Zuma said Mandela had made tremendous strides in gender equality, giving it prominence and seriousness under his presidency.
“[This led] to an increase in the number of women in public office, especially Parliament and Cabinet,” Zuma said.
“We dare not reverse your achievements in this regard.
“As your journey ends today, ours must continue in earnest. One thing we can assure you of today Tata is, as you take your final steps, is that South Africa will continue to rise.”
Mandela’s abiding revolutionary spirit would prevail on the country not to rest until the poor and working class had truly benefited from the material fruits of freedom and democracy for which he had fought.
“Therefore, today we undertake to take forward the [promise] of an improved quality of life for all,” the president said.
“We commit to work more intensely to deal a decisive blow against persisting poverty, unemployment, and inequality.
“We pledge to take your vision forward for good schools, hospitals, quality housing, utilities, decent jobs and working conditions as well as efficient and accountable public service.”
Learning from Mandela, education would continue to be used as a weapon to improve the quality of life and bring about change through investing in the development of children and the youth.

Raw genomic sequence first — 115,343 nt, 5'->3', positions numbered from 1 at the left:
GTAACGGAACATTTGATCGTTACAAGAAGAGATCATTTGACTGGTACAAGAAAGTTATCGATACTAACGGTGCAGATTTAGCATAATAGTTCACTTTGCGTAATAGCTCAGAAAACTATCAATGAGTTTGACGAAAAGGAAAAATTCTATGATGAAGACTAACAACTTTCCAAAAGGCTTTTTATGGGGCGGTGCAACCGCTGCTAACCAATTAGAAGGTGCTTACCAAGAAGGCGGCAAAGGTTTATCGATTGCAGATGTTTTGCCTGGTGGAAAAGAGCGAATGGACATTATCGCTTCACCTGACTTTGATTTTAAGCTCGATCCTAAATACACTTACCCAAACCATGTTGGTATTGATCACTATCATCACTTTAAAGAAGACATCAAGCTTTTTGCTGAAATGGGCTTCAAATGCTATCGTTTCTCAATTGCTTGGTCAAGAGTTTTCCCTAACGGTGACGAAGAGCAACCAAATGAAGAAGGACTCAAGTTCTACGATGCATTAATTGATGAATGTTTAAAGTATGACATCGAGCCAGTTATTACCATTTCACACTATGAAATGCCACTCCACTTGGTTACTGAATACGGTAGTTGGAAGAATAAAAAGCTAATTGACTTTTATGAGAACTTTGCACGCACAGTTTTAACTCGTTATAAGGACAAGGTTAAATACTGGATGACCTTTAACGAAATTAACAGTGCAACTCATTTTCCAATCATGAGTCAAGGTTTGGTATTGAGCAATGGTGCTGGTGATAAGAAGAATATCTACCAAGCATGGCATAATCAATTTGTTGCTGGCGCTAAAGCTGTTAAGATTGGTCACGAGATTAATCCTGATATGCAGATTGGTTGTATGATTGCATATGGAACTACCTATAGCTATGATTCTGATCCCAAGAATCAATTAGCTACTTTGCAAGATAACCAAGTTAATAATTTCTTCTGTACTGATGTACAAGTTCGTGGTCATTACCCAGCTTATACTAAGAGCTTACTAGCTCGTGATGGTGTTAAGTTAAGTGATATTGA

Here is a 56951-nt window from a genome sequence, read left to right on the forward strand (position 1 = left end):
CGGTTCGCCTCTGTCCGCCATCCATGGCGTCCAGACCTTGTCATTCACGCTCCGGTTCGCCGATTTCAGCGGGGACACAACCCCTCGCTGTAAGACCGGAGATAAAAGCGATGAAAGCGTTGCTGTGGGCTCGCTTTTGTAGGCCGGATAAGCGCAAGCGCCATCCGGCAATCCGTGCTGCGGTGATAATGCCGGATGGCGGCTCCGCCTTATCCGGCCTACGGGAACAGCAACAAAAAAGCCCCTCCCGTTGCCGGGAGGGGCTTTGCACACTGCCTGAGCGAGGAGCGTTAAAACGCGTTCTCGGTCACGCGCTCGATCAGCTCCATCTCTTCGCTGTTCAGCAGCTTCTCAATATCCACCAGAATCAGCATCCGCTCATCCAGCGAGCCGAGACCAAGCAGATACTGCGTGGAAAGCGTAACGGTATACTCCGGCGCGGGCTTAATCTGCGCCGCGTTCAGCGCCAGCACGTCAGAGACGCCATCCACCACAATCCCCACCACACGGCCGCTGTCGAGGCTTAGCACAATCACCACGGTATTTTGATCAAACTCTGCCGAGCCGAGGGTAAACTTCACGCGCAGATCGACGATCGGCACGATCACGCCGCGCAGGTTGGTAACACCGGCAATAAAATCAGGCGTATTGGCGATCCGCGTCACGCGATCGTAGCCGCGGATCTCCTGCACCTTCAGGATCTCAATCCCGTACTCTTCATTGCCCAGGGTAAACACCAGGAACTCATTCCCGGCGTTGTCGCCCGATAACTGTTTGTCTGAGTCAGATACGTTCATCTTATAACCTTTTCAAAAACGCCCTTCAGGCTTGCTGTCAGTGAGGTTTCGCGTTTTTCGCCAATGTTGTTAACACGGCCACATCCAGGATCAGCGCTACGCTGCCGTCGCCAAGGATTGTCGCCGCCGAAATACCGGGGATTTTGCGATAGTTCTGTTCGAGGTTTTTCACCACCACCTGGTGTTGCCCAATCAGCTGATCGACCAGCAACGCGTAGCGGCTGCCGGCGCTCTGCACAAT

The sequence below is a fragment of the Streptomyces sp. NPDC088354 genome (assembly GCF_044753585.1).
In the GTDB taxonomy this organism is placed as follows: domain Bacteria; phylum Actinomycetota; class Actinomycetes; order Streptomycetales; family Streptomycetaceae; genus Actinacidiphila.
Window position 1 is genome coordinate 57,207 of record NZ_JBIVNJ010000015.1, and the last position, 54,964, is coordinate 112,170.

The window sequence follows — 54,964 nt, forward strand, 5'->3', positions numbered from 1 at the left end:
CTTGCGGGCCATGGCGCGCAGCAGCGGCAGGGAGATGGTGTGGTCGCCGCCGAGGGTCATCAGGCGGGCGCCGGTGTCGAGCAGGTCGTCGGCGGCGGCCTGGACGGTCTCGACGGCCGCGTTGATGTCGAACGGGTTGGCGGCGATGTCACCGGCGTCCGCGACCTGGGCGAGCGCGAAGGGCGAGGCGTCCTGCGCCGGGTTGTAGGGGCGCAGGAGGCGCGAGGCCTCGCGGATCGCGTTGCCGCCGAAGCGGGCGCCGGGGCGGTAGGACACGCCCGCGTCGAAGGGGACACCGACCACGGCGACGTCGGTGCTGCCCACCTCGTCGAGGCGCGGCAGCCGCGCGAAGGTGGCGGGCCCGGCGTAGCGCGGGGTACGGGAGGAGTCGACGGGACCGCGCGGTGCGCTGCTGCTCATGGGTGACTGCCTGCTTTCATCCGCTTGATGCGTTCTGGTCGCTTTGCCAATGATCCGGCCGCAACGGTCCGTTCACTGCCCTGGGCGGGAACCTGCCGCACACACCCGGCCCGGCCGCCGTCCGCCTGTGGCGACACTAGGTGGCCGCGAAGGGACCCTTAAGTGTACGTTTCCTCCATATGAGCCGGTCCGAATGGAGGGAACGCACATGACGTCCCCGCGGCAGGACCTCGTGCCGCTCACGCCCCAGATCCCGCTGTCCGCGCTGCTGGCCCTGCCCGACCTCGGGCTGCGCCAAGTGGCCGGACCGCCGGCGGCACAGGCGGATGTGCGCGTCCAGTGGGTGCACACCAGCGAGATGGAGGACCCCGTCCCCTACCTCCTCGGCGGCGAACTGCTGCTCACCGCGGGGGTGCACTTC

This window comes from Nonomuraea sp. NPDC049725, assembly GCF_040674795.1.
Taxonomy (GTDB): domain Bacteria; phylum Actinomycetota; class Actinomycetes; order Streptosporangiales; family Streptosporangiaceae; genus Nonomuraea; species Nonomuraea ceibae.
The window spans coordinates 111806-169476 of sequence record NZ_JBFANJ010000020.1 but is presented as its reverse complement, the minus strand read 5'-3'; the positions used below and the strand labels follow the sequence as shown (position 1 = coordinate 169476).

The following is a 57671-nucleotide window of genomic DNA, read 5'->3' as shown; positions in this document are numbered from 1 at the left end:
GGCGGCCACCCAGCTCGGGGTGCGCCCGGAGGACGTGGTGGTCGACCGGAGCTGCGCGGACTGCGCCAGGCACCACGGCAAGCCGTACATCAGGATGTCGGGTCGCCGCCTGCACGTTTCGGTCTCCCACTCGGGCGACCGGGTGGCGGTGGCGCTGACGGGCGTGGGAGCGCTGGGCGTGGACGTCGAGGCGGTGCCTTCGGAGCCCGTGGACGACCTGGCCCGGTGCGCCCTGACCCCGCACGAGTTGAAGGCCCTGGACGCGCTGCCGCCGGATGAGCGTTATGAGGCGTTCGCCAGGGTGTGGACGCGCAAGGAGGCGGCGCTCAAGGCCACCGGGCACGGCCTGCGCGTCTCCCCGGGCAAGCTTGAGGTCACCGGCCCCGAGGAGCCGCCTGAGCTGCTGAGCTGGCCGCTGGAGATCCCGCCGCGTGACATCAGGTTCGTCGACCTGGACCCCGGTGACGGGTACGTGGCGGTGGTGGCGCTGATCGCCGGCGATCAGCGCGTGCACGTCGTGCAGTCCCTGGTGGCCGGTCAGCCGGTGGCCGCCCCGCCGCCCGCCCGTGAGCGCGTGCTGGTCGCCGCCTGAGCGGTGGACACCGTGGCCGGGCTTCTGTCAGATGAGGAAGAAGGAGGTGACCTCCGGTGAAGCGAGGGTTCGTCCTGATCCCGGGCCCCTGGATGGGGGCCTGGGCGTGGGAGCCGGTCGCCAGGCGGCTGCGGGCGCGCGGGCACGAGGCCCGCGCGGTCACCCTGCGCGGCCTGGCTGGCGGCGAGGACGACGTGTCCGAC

“You love children dearly,” Zuma said.
‘Thanks for sharing Mandela’
Zuma thanked Mandela’s family on Sunday for sharing him with South Africa and the world.
“We acknowledge the suffering of your own children who had an absent father and a father who was called a dangerous man and a terrorist by the apartheid regime,” Zuma said at Mandela’s state funeral in Qunu, in the Eastern Cape.
“They are no doubt truly proud today to be brought to this planet by a man so great and yet so humble.”
Zuma thanked Mandela’s first wife Evelyn Mase, who died in 2004, for raising Mandela’s children under difficult conditions.
The biggest praise went to Mandela’s ex-wife Winnie Madikizela-Mandela.
The crowd at the funeral applauded when Zuma acknowledged Madikizela-Mandela as the person who had kept Mandela’s name alive and provided support and strength.
“When the ANC was banned, she refused to be silent and carried on the struggle with amazing bravery,” he said.
“She was persecuted severely for standing by you [Mandela] and for remaining resolute.
“We are proud of the contribution that she has made to the struggle for the liberation of the country as an activist and leader in her own name and right.”
Zuma also thanked Mandela’s widow Graca Machel.
“We thank your dear wife Mama Graca Machel, who has been at your side providing love.
“The last year has not been easy for her during your ill health. She made sure you were cared for and comforted in your final moments,” said Zuma.
Mandela died at his home in Houghton, Johannesburg, on December 5. He was 95.
A memorial service was held at FNB Stadium in Johannesburg on Tuesday.
His body was flown to the Eastern Cape on Saturday.